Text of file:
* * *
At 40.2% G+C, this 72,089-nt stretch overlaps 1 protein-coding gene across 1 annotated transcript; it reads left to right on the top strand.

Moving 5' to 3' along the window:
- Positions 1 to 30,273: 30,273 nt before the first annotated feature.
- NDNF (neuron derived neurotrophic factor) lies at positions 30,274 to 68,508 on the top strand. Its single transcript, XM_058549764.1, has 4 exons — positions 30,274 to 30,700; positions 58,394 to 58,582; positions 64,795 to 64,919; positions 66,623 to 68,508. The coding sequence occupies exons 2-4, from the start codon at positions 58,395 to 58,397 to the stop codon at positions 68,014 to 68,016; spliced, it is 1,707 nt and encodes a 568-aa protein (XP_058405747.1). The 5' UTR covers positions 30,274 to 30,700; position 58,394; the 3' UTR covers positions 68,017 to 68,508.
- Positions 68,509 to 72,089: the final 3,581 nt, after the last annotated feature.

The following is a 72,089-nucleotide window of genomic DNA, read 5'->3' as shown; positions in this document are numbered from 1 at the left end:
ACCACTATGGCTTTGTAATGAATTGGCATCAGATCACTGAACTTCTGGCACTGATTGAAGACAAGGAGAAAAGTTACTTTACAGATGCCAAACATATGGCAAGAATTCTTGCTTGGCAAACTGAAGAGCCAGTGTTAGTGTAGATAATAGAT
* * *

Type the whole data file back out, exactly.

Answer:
At 40.2% G+C, this 72,089-nt stretch overlaps 1 protein-coding gene across 1 annotated transcript; it reads left to right on the top strand.

Moving 5' to 3' along the window:
- Positions 1 to 30,273: 30,273 nt before the first annotated feature.
- NDNF (neuron derived neurotrophic factor) lies at positions 30,274 to 68,508 on the top strand. Its single transcript, XM_058549764.1, has 4 exons — positions 30,274 to 30,700; positions 58,394 to 58,582; positions 64,795 to 64,919; positions 66,623 to 68,508. The coding sequence occupies exons 2-4, from the start codon at positions 58,395 to 58,397 to the stop codon at positions 68,014 to 68,016; spliced, it is 1,707 nt and encodes a 568-aa protein (XP_058405747.1). The 5' UTR covers positions 30,274 to 30,700; position 58,394; the 3' UTR covers positions 68,017 to 68,508.
- Positions 68,509 to 72,089: the final 3,581 nt, after the last annotated feature.

The following is a 72,089-nucleotide window of genomic DNA, read 5'->3' as shown; positions in this document are numbered from 1 at the left end:
ACCACTATGGCTTTGTAATGAATTGGCATCAGATCACTGAACTTCTGGCACTGATTGAAGACAAGGAGAAAAGTTACTTTACAGATGCCAAACATATGGCAAGAATTCTTGCTTGGCAAACTGAAGAGCCAGTGTTAGTGTAGATAATAGAT